Under ICANN's WHOIS policy, Internet users are unable to register for a domain anonymously. The WHOIS database broadly exposes domain name registrants' personal information to a global audience, including criminals and spammers. Anyone with Internet access has access to WHOIS data, including stalkers, corrupt governments cracking down on dissidents, spammers, aggressive intellectual property lawyers, and police agents without legal authority. Even those speaking out for human rights cannot conceal their identity. While it is true that some registrants use the Internet to conduct fraud, most domain name registrants do not, and many have legitimate reasons to conceal their identities and to register domain names anonymously. For example, political, artistic and religious groups around the world rely on the Internet to provide information and express views while avoiding persecution. Concealing actual identity may be critical for political, artistic, and religious expression. PHR2004 acknowledges that WHOIS data can be used for both good and bad purposes, but most importantly concludes that "the WHOIS database was no originally intended to allow access for such a variety of purpose." The original purpose of WHOIS, as PHR2004 makes clear was "to allow network administrators to find and fix technical problems with minimum hassle in order to maintain the stability of the Internet." WHOIS data lends itself to both good faith and bad faith uses, and investigating fraud is only one of many uses of WHOIS data. There now exist various automated data mining procedures that provide bad-faith users with access to large amounts of personal data at a time, rather than just individual queries. Web-based WHOIS services now have to complicate their access procedures, for example, requiring users to enter number codes before they can retrieve information. The WHOIS database was not originally intended to allow access for such a variety of purposes. The original purpose of WHOIS was instead to allow network administrators to find and fix technical problems with minimal hassle in order to maintain the stability of the Internet. PHR2004 further notes that requiring accurate data without safeguards for privacy needlessly puts individuals at risk. ICANN's WHOIS policy requires that registrants provide accurate WHOIS information, or otherwise forgo a domain name. If a domain registration is assumed to have inaccurate information, registrants are contacted and given a very limited amount of time to address the problem. Data entered at registration may change in the real world and registrant may forget to update it. They may lose their domain if they are unable to respond quickly to any attempts to contact them. Privacy experts have noted that a policy requiring accurate WHOIS data and then publicly disclosing the data creates serious implications for free speech. The ICANN WHOIS policies conflict with national privacy laws, including the EU Data Protection Directive, which require the establishment of a legal framework to ensure that when personal information is collected, it is used only for its intended purpose. At a recent ICANN meeting, George Papapavlou, a representative from the European Commission stated that if the original purpose of the WHOIS database is purely technical, the rights of access to and collection of that information pertain solely to that original purpose. Speaking at the "Freedom 2.0" conference held by EPIC in May 2004, Vinton G. Cerf, the President of ICANN, confirmed directly that the original purpose of WHOIS was indeed purely technical. As personal information in the directory is used for other purposes and ICANN's policy keeps the information public and anonymously accessible, the database could be found illegal according to many data protection laws including the European Data Protection Directive. As the PHR2004 report explains, the collection of information for a technical purpose would not provide justification for other uses. Such a conclusion would violate the laws of any country with a modern privacy regime.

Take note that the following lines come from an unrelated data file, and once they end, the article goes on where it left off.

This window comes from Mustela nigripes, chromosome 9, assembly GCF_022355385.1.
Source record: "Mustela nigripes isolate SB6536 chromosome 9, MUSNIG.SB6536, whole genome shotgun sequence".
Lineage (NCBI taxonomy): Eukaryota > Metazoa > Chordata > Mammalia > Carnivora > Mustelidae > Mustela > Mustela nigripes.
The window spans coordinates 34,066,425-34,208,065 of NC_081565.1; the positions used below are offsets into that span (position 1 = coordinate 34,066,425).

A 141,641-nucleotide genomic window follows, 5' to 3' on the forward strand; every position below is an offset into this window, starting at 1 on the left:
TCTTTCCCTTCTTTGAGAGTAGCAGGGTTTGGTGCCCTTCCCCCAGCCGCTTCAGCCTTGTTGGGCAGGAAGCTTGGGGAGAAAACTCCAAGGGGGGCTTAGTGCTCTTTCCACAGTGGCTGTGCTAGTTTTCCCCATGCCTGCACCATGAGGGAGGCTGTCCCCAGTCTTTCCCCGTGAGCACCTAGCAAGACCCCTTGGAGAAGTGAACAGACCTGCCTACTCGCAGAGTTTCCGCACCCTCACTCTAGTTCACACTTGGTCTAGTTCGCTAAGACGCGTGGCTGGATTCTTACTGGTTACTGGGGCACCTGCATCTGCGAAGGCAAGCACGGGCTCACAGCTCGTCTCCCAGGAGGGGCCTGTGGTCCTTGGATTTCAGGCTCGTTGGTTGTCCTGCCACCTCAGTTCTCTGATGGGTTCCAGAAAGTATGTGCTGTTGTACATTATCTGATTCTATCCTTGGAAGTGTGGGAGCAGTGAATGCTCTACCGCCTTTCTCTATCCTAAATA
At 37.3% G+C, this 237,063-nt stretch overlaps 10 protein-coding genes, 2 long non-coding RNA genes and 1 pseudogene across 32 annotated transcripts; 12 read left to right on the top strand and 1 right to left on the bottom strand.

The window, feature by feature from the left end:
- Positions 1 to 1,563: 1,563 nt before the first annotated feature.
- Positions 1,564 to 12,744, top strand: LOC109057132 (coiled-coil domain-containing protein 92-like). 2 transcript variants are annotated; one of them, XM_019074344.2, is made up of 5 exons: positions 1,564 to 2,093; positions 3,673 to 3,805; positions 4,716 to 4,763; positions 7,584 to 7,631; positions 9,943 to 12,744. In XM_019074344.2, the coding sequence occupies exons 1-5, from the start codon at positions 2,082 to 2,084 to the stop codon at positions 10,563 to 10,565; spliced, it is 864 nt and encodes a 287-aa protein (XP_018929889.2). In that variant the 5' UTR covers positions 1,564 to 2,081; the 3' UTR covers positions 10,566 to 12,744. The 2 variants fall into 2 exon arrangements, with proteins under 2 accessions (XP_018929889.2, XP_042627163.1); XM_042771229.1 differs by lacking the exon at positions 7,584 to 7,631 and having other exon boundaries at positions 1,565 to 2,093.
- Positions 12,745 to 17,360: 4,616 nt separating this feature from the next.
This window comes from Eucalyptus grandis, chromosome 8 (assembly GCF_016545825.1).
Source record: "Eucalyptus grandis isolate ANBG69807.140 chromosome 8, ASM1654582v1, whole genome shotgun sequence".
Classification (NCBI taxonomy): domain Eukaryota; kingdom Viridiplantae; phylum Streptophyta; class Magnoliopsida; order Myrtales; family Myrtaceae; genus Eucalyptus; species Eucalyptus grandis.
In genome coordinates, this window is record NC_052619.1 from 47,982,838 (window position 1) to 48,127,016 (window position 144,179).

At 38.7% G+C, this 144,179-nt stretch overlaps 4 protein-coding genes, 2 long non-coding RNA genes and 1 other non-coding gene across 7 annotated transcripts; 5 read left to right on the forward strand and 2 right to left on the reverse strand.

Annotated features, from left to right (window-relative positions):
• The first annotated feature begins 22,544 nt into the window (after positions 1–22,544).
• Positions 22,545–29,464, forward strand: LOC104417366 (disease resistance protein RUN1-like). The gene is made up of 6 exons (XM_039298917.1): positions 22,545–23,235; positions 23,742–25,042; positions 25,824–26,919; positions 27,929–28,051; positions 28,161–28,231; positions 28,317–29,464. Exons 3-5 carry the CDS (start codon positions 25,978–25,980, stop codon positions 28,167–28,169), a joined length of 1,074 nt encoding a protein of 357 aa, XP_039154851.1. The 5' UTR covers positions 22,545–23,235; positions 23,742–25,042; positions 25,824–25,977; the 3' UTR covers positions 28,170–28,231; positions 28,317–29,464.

Under European law, technical users would be the only ones with a legitimate claim to the information. While intellectual property lawyers and law enforcement officials claim the WHOIS database must retain all its current data in its public form as a resource for investigations, the fact that the WHOIS database was originally created for technical purposes makes it clear that such claims to the database would be inconsistent with its original purpose. In 2003, ICANN's Generic Names Supporting Organization (GNSO) began a policy development process identifying three issues, access, data and accuracy, and creating task forces to study and make recommendations on each. EPIC is serving on one of the WHOIS task forces. The outcome of the WHOIS Policy Development Process will have a significant impact on privacy, civil liberties, and freedom of expression for Internet users. Civil liberties groups and the Non-Commercial Users Constituency of ICANN have urged ICANN to limit the use and scope of the WHOIS database to its original purpose, which is the resolution of technical network issues, and to establish strong privacy protections based on internationally accepted privacy standards. This limitation would entail restricting access to the data, minimizing data required to only that needed for technical matters, and not penalizing registrants for protecting their personal information by entering inaccurate personal data elements. The task forces have drafted reports on WHOIS policy in these three areas, yet it is unclear whether the recommendations will improve privacy protections. Some of the recommendations entail more privacy risks than safeguards. At the same time, some of the better recommendations, including some restrictions on access and data required, may not be accepted by the GNSO Council and the ICANN Board should they decide to rule on the policy development. After three years, this policy development process, including the establishment of previous task forces, has not made any strides in the protection of privacy and the current problematic policy remains. PHR2004 also notes that the prospect of developing policies for access to WHOIS data could particularly contradict the practices that are likely to be enforced for ccTLDs in jurisdictions where there are clear privacy laws. While ICANN has considerable authority over the development of WHOIS policies for the generic top-level domains (gTLDs), such as .com, .org, and .net, it is unclear whether ICANN will be able to exercise similar control over the country-code top-level domains (ccTLDs), such as .uk and .de, which may choose to follow national policies. Significantly, country code Top Level Domains are moving to provide more privacy protection in accordance with national law. For example, regarding Australia's TLD, .au, the WHOIS policy of the .au Domain Administration Ltd (AUDA) states in section 4.2, "In order to comply with Australian privacy legislation, registrant telephone and facsimile numbers will not be disclosed. In the case of id.au domain names (for individual registrants, rather than corporate registrants), the registrant contact name and address details also will not be disclosed." In addition, auDA does not allow bulk access to WHOIS data, which ICANN's gTLDs do. It is unclear what, if any, indirect effect the GNSO WHOIS policy development will have on the policies of ccTLDs. The ICANN WHOIS policy process has continued for several years, yet has failed to resolve the privacy risks faced by Internet users that result directly from ICANN's own data practices.